It has been said the difference between a politician and a statesman is that a politician is concerned about the next election, while a statesman is concerned for the next generation. Ray Burton is clearly a statesman. The good that he has done on behalf of countless others assures that he will be remembered for a long, long time.
Mark Hounsell served in the NH State Senate from 1985 to 1988.
Back to School: NEO Families Speak Out
By Kate Baker
New Hampshire families and the business community are reaping the benefits of the state’s education tax-credit law, which boosts educational choice in the Granite State.
The modest awards derived from business contributions to The Network for Educational Opportunity (NEO) result in children attending schools with better educational settings and outcomes – not schools that fail to meet parents’ definition of the best available option. In its inaugural year NEO awarded more than 100 need-based scholarships totaling more than $100,000, no easy feat but one we consider praiseworthy.
NEO recently heard from its devoted community of scholarship families, and their opinions about NEO might surprise critics of the education tax credit. Time and again parents tell us they’re the ones best able to make decisions concerning their children’s education. So while it doesn’t bewilder us at NEO, we’d like to insert a few of our scholarship families’ experiences into the broader “back to school” media coverage we all enjoy reading. And we’ll do it in their words.
Ann Pinkham of Conway, single mom to Zac, who experienced difficulty due to inadequate discipline at the middle school level. Zac now attends The Community School (TCS) in South Tamworth. Ann speaks glowingly of the close-knit, respectful environment TCS fosters.
"I feel TCS is home schooling for those who are not able to provide it for their family. The school offers a unique environment that celebrates the student's individuality. The children take part in all aspects of their education including making and instituting rules, discipline, and educational class trip choices. Bullying is not tolerated. I feel lucky that we found the Community School!"
As for her financial situation, Ann is like many parents in that she’s determined to surmount virtually any obstacle that prevents her child from accessing the best education possible. "I have and will continue to borrow whatever it takes for my son to attend The Community School. The scholarship I received lessens the load," she said of her modest NEO award.
Kathy Bochinski of Derry, also a single mother, sends her daughter Ivy to Southern New Hampshire Montessori Academy (SNHMA).
SNHMA teaches Spanish in kindergarten, practical life lessons such as table setting, folding clothes, and cooking. Students’ wear unadorned uniforms to limit distractions and maintain the focus on learning; students participate in cleaning and maintain orderly classrooms, and assist their peers in learning so confidence among all increases. Despite its inclusion of music and the arts alongside rigorous academics, “SNHMA is not a school where,” Kathy wrote, “five and six year olds know who Justin Bieber is.”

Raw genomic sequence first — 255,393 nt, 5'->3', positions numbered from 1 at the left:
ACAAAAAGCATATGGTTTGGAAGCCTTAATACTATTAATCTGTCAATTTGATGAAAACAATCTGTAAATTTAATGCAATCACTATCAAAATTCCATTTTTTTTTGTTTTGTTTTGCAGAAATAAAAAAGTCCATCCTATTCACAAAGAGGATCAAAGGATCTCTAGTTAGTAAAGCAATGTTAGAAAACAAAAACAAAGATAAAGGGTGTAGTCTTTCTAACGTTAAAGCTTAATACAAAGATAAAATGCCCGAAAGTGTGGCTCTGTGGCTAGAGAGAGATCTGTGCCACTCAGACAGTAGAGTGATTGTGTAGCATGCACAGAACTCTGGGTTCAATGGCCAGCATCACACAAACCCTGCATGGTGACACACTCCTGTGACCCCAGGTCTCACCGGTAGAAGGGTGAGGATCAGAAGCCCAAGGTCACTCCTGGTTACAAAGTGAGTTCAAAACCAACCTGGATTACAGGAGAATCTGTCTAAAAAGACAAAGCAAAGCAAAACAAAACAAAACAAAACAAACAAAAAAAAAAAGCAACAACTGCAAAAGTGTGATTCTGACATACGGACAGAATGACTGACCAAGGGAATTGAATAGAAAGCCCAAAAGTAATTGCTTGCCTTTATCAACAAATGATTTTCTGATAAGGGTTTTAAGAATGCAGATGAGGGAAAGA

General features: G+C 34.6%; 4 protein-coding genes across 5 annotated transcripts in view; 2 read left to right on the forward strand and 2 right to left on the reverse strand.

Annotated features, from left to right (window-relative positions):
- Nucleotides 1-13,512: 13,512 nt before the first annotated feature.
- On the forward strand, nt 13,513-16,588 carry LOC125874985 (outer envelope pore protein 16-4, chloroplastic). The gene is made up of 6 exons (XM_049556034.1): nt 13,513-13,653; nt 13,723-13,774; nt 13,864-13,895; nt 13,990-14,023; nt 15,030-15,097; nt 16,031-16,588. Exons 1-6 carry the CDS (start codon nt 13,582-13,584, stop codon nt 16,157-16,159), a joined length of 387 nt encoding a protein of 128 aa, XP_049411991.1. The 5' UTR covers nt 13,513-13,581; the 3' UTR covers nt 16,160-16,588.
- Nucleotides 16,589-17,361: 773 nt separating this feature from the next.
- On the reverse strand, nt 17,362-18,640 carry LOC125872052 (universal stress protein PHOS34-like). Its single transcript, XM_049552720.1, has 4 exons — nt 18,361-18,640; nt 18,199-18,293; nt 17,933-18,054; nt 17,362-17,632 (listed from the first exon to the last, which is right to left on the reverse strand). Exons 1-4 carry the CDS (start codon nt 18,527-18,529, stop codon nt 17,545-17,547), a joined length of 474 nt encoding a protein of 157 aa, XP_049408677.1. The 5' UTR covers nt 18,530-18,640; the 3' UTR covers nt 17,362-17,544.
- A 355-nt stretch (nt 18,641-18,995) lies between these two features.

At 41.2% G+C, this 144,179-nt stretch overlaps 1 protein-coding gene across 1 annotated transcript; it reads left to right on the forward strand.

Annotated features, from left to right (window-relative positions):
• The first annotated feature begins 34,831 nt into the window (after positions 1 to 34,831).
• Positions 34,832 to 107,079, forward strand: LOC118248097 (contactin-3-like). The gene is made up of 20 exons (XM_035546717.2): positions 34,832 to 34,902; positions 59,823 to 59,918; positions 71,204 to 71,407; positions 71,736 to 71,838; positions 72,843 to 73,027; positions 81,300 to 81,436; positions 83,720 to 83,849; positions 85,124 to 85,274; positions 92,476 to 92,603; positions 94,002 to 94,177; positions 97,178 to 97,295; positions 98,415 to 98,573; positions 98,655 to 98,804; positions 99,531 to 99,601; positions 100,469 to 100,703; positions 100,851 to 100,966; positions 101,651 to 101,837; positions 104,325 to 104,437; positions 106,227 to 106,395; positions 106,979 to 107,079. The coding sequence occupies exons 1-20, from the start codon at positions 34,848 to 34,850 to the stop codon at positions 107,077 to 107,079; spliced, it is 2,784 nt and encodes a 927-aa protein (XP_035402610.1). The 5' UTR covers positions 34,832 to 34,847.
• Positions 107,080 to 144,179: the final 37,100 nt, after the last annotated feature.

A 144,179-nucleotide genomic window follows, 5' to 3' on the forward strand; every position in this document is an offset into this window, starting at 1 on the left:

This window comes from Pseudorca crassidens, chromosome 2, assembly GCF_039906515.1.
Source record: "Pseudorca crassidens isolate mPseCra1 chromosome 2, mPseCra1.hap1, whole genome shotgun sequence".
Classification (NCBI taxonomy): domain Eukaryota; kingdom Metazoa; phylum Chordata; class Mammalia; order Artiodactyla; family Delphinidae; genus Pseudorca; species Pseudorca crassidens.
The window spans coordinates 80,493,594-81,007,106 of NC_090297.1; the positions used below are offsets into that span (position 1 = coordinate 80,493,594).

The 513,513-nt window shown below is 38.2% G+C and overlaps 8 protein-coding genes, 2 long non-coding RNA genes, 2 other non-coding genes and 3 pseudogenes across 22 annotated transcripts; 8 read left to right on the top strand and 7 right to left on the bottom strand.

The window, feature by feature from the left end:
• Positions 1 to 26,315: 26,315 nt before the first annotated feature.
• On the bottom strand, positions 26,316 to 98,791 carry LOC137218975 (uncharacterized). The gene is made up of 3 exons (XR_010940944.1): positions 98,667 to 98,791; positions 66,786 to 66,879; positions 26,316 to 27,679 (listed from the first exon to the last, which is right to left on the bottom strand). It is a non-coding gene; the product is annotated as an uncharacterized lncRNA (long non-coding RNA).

Kathy’s financial situation due to the absence of Ivy’s father has been altered, and absence of funding such as scholarships, financial aid, and the like could mean Ivy would have to leave SNHMA.
Response to Critics
Unsurprisingly, recipients of NEO scholarships have a message for critics of the tax credit law that makes possible NEO scholarships. Some wrote to NEO with measured incredulity.
“I don't understand why people would be against helping families get the best education for their children other than not being informed enough, or having their political strings pulled,” wrote Lori McLaughlin of Franklin, mother of Samuel Peter.
“Would you want the best available for your own children?” she asked.
Other parents writing to NEO expressed hope for reconciliation between tax credit law supporters and detractors.
“Even if you despise or wholeheartedly disagree with the concept of school choice, I know that you care very deeply about the poor. This program is a creative, innovative, and cost-effective way to empower lower-income families to make choices for their children that will improve their standard of living now and in the years to come…a worthy goal we can all agree on,” wrote Megan Ebba of Barrington. Megan homeschools her daughter, Liberty, now using a greater array of up-to-date, unused learning materials thanks to a NEO scholarship.
Détente concerning NEO scholarships sourced from charitable giving that the hard-fought education tax credit permits is uncertain. What’s assured, however, is parents’ resolve to preserve their access to the scholarships.
“My daughter deserved to continue that level of education,” wrote Kathy, the single mom who sends her daughter Ivy to SNHMA. “As a single parent, tuition is difficult. There is a need for this assistance.”